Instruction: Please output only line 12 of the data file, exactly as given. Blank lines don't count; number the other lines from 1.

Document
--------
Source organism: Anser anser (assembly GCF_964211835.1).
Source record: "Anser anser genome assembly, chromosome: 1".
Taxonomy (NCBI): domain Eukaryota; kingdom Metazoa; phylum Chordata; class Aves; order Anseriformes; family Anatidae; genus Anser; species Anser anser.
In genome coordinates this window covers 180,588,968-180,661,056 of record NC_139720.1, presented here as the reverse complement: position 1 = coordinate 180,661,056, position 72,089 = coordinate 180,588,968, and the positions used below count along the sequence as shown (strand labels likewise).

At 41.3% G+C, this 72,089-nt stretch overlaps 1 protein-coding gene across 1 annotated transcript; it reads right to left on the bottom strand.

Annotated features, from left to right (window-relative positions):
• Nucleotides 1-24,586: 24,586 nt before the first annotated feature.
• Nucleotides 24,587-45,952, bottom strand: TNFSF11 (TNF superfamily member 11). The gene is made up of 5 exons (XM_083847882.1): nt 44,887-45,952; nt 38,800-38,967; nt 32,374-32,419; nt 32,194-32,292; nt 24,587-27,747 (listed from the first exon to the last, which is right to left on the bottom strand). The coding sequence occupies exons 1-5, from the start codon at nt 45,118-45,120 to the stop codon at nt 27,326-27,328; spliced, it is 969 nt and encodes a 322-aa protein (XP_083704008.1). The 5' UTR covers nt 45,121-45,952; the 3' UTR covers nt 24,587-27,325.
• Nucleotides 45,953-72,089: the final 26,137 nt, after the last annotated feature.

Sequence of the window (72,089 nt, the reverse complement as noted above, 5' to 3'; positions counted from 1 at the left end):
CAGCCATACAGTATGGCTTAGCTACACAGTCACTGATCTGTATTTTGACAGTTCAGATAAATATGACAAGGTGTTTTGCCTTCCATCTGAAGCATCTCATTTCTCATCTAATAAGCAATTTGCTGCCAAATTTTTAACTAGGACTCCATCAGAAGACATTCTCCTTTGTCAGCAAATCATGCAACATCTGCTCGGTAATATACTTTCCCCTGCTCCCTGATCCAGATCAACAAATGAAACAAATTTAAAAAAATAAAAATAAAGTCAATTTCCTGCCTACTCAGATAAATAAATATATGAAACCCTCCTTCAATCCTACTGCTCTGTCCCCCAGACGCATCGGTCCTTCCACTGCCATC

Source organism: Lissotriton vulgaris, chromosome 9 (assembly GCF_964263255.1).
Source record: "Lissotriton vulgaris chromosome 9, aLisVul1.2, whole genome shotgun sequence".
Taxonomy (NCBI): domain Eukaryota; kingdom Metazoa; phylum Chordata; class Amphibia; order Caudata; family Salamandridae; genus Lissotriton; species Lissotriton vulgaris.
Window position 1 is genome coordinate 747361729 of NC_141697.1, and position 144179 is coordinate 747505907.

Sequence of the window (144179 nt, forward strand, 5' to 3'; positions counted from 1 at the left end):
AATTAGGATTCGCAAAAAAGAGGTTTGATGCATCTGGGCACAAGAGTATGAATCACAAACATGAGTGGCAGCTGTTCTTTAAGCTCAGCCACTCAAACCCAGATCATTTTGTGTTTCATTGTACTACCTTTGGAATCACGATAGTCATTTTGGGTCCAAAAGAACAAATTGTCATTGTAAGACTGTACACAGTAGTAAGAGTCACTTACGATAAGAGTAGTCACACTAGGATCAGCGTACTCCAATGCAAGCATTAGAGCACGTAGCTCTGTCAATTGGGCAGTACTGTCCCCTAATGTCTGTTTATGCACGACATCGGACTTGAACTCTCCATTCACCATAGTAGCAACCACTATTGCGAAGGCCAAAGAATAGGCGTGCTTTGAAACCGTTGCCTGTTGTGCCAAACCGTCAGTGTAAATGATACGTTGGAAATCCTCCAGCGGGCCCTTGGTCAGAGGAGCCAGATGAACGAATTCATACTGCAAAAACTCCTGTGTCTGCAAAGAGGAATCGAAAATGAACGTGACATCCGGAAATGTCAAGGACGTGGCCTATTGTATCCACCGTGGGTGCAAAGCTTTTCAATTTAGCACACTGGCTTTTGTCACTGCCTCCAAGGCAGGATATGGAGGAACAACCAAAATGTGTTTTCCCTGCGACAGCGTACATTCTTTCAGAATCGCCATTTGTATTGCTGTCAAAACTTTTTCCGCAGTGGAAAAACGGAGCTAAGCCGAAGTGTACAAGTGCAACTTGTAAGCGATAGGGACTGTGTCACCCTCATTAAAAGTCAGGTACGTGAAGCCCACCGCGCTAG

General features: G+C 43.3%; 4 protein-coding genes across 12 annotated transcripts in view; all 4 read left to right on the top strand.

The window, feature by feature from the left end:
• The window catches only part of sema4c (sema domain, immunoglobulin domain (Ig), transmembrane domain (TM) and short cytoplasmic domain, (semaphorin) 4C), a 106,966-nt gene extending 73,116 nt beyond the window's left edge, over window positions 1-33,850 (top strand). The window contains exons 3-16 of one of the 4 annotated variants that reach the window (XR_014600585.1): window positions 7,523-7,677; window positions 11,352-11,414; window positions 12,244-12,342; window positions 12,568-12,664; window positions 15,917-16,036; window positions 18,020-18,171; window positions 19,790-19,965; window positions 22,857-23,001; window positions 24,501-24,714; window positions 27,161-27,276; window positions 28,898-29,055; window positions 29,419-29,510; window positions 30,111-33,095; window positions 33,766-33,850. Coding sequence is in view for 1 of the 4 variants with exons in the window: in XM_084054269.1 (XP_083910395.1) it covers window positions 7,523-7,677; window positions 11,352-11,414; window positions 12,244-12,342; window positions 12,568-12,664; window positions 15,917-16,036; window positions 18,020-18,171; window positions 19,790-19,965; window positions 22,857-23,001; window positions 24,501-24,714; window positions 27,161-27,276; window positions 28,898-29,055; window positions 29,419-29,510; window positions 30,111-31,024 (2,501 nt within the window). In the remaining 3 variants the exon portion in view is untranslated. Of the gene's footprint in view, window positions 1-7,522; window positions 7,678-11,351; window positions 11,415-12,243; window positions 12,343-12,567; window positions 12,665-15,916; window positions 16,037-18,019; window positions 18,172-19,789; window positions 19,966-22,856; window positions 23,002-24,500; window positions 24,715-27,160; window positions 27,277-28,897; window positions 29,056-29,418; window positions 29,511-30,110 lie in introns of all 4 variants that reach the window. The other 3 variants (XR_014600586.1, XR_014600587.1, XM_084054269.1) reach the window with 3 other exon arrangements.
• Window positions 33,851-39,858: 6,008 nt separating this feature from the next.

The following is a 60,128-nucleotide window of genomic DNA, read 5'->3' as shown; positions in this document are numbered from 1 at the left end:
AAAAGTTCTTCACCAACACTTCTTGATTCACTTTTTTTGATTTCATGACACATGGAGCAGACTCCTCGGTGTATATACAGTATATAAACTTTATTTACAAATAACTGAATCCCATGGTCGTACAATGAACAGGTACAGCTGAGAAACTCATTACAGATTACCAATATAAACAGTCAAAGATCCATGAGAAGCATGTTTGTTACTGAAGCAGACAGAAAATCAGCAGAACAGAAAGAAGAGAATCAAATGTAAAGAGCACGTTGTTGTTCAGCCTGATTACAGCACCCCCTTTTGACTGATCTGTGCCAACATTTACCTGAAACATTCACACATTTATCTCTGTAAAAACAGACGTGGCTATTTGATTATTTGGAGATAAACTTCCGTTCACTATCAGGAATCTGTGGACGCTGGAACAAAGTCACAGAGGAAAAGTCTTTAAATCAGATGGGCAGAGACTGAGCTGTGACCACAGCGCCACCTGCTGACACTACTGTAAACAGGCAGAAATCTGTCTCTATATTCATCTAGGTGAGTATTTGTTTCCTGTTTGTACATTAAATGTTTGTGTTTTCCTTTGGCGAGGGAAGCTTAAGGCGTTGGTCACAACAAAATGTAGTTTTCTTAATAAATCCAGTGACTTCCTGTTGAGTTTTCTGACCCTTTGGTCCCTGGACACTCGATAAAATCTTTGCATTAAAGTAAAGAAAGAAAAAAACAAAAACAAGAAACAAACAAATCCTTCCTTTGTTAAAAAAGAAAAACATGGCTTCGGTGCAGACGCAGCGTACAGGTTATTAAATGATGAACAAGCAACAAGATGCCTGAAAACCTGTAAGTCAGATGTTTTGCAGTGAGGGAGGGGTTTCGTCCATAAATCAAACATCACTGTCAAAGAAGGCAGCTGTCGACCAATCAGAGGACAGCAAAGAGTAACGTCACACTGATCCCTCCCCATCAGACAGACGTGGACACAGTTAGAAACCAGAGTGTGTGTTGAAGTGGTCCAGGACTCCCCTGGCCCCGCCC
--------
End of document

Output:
Source organism: Lissotriton vulgaris, chromosome 9 (assembly GCF_964263255.1).